Yet even as radical a critic of capitalist society as Jean-Paul Sartre could write a lengthy treatise on Gustave Flaubert in which he recognized that though Flaubert was a bourgeois writer in a bourgeois age, his Madame Bovary transcends its origins. If every document of civilization is indeed at the same time a document of barbarism, one should forget neither side of this equation. Yes, Aristotle – unconvincingly – justified slavery as “natural.” That surely cannot mean that this seminal Western philosopher should be consigned to a Politically Incorrect trash bin. But neither is uncritical adulation of Aristotle as cultural icon acceptable any longer.
All this is a roundabout way of coming critically at a worrying contemporary tendency to aggressively project the cultural wars of the 21st century back onto the past and onto the Western cultural canon. Of course every generation has the right, perhaps the duty, to redefine the legacy of the past for today. Failure to do so leads to cultural stultification. But what is worrying are demands to erase and silence the past where it conflicts with current preoccupations. Feminists are right to identify and decry the sexism that runs rampant through the philosophy, art and literature of the past. But it would be self-defeating to silence the voices that still speak to us across the years. Happily, many feminists realize that it is far more radically subversive to reread the past and reengage in the continuing dialogue, but in a new, critical light.
The civilization/barbarism dialectic will continue to play out at the cultural level as in some sense it always has: there were once ignorant Christians who wanted to burn ancient writings as “pagan,” just as today vandals like the Taliban and the Islamic State smash cultural treasures that fail to conform to their crude ideas of Islamic truth. The past and its voices will survive.
When culture is politically weaponized, things get even messier, not to say nastier. To politicians and leaders of social protest movements, culture is often seen as an asset to be deployed on the political game board, history a field to be cherry-picked for advantage in the present.
Take the current fracas in the United States over the Confederate flag and monuments honouring Confederate generals like Robert E. Lee. Donald Trump (a man whose immense historical ignorance has constantly been on display) may inveigh against those demanding the removal of Confederate monuments as the enemies of “history,” but history is the last thing involved in this war of partisan symbols. Most of the monuments date from the 1940s and 1950s. They were the frantic efforts of that generation of white Southerners to rewrite 19th-century history to combat the emergent 20th-century civil rights movement against slavery’s stepchild, segregation. The Lost Cause, according to this fraudulent revisionism, was not the defence of slavery but the assertion of states’ rights and white Southern identity.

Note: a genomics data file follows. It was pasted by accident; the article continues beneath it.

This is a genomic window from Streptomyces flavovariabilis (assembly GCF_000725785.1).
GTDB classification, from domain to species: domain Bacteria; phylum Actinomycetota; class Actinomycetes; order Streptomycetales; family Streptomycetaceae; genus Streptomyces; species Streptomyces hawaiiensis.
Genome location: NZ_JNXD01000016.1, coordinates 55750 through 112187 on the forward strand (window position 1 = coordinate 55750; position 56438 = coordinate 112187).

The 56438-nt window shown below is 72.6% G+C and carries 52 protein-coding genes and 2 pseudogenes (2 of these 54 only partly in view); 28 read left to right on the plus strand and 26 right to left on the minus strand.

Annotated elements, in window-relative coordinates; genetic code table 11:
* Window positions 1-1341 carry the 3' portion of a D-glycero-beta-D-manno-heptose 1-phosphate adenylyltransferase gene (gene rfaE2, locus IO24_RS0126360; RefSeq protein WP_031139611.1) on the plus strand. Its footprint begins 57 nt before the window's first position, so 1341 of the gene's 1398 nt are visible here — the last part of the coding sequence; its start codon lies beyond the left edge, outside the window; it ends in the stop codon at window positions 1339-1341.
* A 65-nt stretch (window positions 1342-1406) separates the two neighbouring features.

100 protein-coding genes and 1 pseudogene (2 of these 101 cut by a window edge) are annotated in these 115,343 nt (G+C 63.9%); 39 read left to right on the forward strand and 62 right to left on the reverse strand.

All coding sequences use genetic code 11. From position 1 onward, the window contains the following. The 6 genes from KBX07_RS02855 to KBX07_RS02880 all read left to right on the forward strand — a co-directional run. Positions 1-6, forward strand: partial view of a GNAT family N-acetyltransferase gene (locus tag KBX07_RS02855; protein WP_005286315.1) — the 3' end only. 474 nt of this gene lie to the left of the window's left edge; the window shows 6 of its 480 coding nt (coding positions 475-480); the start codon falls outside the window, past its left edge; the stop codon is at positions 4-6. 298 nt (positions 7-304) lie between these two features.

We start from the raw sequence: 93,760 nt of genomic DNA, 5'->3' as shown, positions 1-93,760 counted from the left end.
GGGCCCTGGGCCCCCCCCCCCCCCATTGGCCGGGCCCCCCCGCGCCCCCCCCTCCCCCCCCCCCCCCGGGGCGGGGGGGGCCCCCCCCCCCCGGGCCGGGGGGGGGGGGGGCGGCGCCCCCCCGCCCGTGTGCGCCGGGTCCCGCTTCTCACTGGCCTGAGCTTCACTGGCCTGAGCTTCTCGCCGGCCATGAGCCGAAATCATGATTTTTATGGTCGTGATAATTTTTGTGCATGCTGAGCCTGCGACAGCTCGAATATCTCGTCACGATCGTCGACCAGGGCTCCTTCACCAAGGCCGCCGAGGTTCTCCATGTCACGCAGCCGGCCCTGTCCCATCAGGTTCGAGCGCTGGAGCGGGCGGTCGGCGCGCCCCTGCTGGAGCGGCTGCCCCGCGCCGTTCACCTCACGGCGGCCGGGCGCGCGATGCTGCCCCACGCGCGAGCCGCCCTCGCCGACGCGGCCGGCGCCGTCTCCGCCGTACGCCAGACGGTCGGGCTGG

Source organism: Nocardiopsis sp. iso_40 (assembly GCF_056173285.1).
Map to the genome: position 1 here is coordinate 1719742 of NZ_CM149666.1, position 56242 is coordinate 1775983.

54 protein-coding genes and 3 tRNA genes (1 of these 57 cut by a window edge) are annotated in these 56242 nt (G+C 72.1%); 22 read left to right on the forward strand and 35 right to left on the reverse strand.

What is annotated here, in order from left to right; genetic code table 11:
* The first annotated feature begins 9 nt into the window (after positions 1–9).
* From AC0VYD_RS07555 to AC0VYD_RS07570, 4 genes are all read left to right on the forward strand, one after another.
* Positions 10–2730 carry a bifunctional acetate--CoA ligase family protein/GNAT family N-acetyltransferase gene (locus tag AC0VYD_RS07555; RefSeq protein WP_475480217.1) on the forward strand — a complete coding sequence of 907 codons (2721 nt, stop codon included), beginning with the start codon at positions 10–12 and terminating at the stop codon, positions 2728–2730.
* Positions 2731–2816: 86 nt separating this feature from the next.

Today the monuments serve to validate the resurgent white supremacists gathering behind the Trump presidency. This is a travesty of both culture and history. Yet as much as one might wish to see the whole sinister nest of Confederate symbols swept from the public eye, there is still need for fair analysis of Robert E. Lee, a very complex human being, given his key role in American history. And no understanding of American political thought could omit John C. Calhoun with his theory of concurrent majorities in a federation, despite his role as attack dog for the slaveholders.
This brings me to a Canadian reflection of these debates, the recent calls from Ontario teachers to remove the title of Sir John A. Macdonald from schools named after Canada’s first, and arguably greatest, prime minister. The ostensible grounds are Sir John’s role in the creation of the discredited residential school system and his failure to alleviate Native starvation on the prairies on his watch.
It is easy to empathize with Native people who cringe at the celebration of a man who had a leading hand in policies of cultural genocide and enforced Native suffering. However, the calls for renaming – which have come from non-Native sympathizers rather than from First Nations activists more interested in real-world solutions than symbolic victories – ignore historical context and the degree to which Macdonald reflected the general prejudice of white society as a whole rather than leading or initiating it. But we can refuse to excuse Macdonald on Native policy, while still recognizing and honouring his unique role in Confederation and building the Canadian state.
Indeed, without Macdonald the northern half of the continent might today be part of the benighted Trumpian Republic to the south. I’m okay with naming a few schools to honour that achievement. But do remember: “There is no document of civilization which is not at the same time a document of barbarism.”